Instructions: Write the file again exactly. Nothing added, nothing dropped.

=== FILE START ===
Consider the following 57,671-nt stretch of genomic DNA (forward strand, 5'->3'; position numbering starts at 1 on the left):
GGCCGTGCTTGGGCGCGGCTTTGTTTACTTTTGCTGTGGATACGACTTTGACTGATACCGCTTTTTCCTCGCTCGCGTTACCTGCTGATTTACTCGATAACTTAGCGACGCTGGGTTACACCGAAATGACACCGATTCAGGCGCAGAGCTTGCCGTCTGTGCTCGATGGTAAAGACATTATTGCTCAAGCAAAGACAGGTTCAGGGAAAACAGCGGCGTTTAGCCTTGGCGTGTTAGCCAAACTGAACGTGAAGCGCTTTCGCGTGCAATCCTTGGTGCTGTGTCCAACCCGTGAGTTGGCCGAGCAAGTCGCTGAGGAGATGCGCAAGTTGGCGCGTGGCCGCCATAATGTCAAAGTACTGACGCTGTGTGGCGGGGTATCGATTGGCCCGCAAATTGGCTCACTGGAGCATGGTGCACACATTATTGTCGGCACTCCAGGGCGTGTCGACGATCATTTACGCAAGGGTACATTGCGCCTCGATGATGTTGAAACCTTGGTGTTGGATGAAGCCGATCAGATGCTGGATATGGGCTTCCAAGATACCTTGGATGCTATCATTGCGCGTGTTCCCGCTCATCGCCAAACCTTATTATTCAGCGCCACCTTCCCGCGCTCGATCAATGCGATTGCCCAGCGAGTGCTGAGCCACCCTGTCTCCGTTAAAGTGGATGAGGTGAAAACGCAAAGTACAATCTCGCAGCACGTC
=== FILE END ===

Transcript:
Consider the following 57,671-nt stretch of genomic DNA (forward strand, 5'->3'; position numbering starts at 1 on the left):
GGCCGTGCTTGGGCGCGGCTTTGTTTACTTTTGCTGTGGATACGACTTTGACTGATACCGCTTTTTCCTCGCTCGCGTTACCTGCTGATTTACTCGATAACTTAGCGACGCTGGGTTACACCGAAATGACACCGATTCAGGCGCAGAGCTTGCCGTCTGTGCTCGATGGTAAAGACATTATTGCTCAAGCAAAGACAGGTTCAGGGAAAACAGCGGCGTTTAGCCTTGGCGTGTTAGCCAAACTGAACGTGAAGCGCTTTCGCGTGCAATCCTTGGTGCTGTGTCCAACCCGTGAGTTGGCCGAGCAAGTCGCTGAGGAGATGCGCAAGTTGGCGCGTGGCCGCCATAATGTCAAAGTACTGACGCTGTGTGGCGGGGTATCGATTGGCCCGCAAATTGGCTCACTGGAGCATGGTGCACACATTATTGTCGGCACTCCAGGGCGTGTCGACGATCATTTACGCAAGGGTACATTGCGCCTCGATGATGTTGAAACCTTGGTGTTGGATGAAGCCGATCAGATGCTGGATATGGGCTTCCAAGATACCTTGGATGCTATCATTGCGCGTGTTCCCGCTCATCGCCAAACCTTATTATTCAGCGCCACCTTCCCGCGCTCGATCAATGCGATTGCCCAGCGAGTGCTGAGCCACCCTGTCTCCGTTAAAGTGGATGAGGTGAAAACGCAAAGTACAATCTCGCAGCACGTC